Two budding scientists from Riverlea High School in Johannesburg have earned well-deserved accolades at the Eskom Expo International Science Fair (ISF) for their research project which is centred around the deployment of an automated watering system designed for water conservation.
The accomplished duo, Zané Brown and Romé Harris, secured a bronze medal for their research project at the fair. Their innovative approach involved implementing an automated watering system equipped with real-time monitoring capabilities, precisely regulating the water supply to ensure plants receive the ideal level of moisture, while simultaneously minimising water consumption. They then integrated this model into the Arduino Integrated Development Environment (IDE), allowing for continuous soil moisture monitoring and providing timely feedback on soil dryness – thereby indicating the need for watering.
“The whole idea came when visiting the Botanical Gardens plant nursery on a random day, out of curiosity to learn about plants. That is when we were told about the problems that the plant nursery faced. We then looked at disadvantages, concerns, need for improvement, etc. That’s when the idea clicked,” they said.
At the ISF, Siemens Pty Ltd awarded R150,000 worth of mobile projectors to be shared among the best-performing previously disadvantaged schools across South Africa, along with individual certificates to the learners for winning on behalf of their school – which included the duo and their school.
Siemens: Innomotics also awarded R150,000 worth of laptops to learners from previously disadvantaged schools across South Africa – which included the duo, who represented the Eskom Expo Ekurhuleni region, where they initially showcased their research during the regional leg of the competition.
“Our teacher played an instrumental role in shaping the project’s development. His dedication and passion for science, mathematics, technology, and innovation not only inspired us, but also ignited a spark of curiosity and instilled the value of hard work. As a qualified chemical engineer, his guidance motivated us to delve into extensive reading and exploration,” they said.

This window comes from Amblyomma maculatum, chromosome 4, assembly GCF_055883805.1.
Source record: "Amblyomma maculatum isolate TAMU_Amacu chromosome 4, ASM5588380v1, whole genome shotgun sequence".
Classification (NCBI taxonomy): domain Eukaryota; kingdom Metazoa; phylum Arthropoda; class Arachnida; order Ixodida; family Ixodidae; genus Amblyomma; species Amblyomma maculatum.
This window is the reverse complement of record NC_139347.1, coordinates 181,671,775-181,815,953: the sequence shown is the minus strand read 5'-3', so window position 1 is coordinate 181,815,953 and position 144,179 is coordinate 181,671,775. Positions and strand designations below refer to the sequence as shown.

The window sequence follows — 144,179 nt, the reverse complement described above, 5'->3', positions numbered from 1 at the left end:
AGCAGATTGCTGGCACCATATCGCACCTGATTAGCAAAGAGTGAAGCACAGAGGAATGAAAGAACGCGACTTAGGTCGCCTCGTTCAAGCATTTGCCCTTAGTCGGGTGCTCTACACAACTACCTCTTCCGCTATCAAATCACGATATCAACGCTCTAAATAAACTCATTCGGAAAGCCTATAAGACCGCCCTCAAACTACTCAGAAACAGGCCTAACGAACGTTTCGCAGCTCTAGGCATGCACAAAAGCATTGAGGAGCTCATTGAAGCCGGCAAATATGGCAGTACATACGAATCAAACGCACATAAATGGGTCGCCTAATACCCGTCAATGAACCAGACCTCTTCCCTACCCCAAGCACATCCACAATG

“When our names were called during the awards ceremonies, we were very excited. Being recognised felt amazing, and made us feel that hard work truly does pay off. It made us feel nervous, but also capable,” they added.
Eskom Development Foundation Acting CEO, Mologadi Motshele, said: “At the Eskom Expo, young scientists were given the platform to apply their logical thinking, creativity, and innovation to address pressing problems within their communities. Eskom Development Foundation wholeheartedly provides support to these learners who are not only finding solutions but are emerging as inspirational figures among their peers. As they navigate the intricate landscape of science, technology, engineering, mathematics and innovation (STEMI), the Expo strives to ignite a lasting passion for innovation and steer them toward promising careers in these fields”.
Eskom Expo Executive Director, Parthy Chetty, said: “Eskom Expo is pleased to provide the platform for the only national event of its kind, whereby these learners start their journey at the school level and over many months, progress to higher levels of competition, culminating in the International Science Fair. They were motivated by a real-life problem of water scarcity for plants and set about coming up with a technology solution, which I’m sure, will motivate many other girls into the technology field.”
For the complete list of 2023 Eskom Expo International Science Fair winners, click the link: www.exposcience.co.za